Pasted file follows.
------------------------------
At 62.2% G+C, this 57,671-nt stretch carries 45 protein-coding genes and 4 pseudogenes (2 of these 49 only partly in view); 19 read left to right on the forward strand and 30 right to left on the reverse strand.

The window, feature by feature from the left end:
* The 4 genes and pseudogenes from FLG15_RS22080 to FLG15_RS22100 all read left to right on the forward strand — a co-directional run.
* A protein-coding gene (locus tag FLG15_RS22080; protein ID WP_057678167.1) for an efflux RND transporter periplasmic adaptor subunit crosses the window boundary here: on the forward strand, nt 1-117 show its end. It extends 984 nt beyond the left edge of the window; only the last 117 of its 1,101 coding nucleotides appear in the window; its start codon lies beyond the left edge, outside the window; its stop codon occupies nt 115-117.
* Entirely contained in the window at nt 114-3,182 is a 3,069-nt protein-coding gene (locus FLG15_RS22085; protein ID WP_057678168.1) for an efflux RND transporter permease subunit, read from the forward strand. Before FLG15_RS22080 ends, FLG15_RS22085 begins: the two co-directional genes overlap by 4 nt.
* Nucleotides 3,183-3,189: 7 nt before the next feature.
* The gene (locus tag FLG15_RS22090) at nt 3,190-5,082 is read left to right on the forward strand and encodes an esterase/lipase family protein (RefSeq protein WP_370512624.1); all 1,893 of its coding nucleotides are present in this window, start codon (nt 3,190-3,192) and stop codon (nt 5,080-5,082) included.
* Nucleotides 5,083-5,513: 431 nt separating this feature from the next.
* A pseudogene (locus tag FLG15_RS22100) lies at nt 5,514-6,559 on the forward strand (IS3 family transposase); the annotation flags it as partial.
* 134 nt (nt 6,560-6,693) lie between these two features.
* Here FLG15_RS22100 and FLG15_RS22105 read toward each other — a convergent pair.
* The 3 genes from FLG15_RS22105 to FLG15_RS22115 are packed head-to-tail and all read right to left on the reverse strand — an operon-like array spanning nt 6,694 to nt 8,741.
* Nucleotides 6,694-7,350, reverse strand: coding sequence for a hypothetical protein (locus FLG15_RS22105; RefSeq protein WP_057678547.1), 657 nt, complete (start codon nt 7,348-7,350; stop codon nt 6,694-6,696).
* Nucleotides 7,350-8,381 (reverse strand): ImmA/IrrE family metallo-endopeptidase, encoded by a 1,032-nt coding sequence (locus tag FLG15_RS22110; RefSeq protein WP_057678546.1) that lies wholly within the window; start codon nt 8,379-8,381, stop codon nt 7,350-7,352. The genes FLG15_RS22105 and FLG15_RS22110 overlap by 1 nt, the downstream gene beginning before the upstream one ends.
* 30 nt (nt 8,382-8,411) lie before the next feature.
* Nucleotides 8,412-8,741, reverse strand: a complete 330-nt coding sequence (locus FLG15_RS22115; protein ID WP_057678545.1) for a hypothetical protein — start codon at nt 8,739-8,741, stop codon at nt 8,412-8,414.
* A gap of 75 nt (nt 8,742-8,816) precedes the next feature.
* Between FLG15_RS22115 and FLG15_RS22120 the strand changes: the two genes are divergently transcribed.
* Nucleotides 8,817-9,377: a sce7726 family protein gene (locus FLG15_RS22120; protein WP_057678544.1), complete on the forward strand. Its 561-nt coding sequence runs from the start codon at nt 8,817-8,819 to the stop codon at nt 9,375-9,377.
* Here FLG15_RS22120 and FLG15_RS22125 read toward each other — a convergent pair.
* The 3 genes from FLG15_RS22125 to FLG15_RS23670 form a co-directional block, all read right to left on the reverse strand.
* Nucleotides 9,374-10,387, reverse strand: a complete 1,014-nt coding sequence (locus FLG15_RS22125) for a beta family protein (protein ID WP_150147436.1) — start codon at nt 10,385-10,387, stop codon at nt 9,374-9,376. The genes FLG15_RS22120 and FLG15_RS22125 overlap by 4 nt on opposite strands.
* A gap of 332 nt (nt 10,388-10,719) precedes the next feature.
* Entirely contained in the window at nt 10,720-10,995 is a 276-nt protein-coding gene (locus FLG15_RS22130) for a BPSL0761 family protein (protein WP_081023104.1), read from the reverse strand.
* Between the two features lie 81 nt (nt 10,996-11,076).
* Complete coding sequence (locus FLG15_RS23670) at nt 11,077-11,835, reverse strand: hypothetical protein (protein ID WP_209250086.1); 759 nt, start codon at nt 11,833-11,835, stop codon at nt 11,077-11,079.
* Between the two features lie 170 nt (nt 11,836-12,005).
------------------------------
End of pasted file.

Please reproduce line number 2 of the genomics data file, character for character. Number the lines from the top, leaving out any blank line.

The window, feature by feature from the left end: